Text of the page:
Sending Rosh Hashanah Cards

By Rabbi Julian Sinclair, September 7, 2012
Follow The JC on Twitter

Sending Rosh Hashanah cards is a much-loved custom that crosses religious-secular lines. The first cards that we know of were sent in 14th century Germany. The custom really took off in Eastern Europe and the United States with the development of the postage stamp there around 1860-70.

Browsing through the illustrations of old cards reveals much about Jewish communities in different periods of modern history. Soldiers on a World War One battlefield wearing prayer shawls grace the cover of one card, whose greeting is both in Hebrew and German. Another features wealthy-looking American Jews greeting their newly arrived, poor Eastern European relatives. The “Old Settlement” Jews of pre-state Israel used Rosh Hashanah cards with religious images as a fundraising tool. Israel’s pioneers’ cards featured farmers, Jaffa oranges.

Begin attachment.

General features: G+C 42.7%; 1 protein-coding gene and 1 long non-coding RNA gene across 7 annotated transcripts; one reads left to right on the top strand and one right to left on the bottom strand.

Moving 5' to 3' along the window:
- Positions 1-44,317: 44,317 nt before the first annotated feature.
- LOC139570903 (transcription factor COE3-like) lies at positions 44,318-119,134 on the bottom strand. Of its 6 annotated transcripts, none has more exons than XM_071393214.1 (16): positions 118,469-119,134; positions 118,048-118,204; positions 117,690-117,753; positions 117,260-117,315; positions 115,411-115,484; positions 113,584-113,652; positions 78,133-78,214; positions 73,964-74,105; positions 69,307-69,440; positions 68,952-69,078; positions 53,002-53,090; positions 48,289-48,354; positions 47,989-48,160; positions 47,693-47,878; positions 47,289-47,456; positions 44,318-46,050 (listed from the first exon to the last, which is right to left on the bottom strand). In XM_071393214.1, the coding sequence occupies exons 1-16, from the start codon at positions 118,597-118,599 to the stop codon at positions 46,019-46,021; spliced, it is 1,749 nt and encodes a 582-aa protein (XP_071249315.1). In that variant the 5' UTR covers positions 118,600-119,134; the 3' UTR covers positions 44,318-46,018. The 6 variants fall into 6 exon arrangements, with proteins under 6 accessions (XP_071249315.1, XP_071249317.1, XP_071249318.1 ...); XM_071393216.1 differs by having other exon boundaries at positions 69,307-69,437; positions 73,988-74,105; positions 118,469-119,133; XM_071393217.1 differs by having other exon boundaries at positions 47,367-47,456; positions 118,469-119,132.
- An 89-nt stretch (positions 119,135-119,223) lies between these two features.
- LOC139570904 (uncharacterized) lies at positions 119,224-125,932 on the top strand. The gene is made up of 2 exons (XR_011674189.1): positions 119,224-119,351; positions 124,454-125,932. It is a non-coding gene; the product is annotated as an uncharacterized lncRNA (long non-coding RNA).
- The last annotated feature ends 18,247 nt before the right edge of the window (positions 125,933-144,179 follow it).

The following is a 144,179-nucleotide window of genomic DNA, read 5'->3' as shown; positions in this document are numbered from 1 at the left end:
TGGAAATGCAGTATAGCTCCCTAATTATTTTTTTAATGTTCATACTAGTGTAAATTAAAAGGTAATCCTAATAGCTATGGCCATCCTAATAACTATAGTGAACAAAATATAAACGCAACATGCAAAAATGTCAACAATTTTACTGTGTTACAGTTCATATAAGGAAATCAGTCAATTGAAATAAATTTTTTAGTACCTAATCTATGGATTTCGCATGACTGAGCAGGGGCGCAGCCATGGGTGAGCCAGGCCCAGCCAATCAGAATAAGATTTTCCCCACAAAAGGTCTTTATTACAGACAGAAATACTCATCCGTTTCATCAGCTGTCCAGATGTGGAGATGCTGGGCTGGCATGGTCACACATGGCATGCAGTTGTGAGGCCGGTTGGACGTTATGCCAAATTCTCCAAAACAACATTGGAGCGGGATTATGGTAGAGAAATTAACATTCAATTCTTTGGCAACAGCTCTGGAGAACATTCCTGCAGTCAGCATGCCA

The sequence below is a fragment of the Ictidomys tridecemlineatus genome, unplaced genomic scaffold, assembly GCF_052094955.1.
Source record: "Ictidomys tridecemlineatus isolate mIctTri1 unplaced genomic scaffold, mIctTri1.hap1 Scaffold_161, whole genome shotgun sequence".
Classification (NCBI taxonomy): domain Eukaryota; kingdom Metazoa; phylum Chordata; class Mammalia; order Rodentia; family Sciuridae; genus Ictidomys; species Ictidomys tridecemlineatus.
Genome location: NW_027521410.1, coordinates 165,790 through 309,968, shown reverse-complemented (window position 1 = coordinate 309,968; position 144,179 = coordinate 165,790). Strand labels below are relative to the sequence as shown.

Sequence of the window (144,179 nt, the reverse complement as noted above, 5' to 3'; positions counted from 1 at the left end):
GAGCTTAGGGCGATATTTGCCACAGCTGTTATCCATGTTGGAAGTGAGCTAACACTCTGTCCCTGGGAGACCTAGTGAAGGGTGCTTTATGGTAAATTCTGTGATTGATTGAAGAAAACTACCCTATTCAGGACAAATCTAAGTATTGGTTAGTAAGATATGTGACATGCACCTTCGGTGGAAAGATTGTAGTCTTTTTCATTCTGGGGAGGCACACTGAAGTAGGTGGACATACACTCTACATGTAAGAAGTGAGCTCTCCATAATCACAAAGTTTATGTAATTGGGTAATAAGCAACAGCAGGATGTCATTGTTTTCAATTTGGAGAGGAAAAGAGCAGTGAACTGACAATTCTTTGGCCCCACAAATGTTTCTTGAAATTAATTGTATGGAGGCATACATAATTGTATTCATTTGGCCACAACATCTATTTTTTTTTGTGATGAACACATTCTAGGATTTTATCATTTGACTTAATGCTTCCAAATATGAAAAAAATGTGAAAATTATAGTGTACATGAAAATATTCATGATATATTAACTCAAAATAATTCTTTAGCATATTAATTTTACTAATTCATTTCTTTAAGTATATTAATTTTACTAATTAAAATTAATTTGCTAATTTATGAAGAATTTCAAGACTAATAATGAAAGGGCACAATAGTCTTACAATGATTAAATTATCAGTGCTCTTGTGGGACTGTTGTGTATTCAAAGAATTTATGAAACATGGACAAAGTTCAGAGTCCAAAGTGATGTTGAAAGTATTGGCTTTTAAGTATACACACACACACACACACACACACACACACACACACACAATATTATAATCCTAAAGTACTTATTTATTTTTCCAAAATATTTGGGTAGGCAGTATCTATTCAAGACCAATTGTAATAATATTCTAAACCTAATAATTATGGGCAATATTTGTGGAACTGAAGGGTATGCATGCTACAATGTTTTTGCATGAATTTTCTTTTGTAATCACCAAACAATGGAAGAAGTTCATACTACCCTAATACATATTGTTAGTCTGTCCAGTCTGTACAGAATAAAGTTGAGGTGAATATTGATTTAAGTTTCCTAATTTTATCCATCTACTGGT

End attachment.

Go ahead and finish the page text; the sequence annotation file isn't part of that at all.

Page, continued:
Today many suffice with a text or Facebook message to hundreds of friends. Still it’s not the same as a pretty card with a hand-written message. Call me old-fashioned…

    Last updated: 11:08am, September 10 2012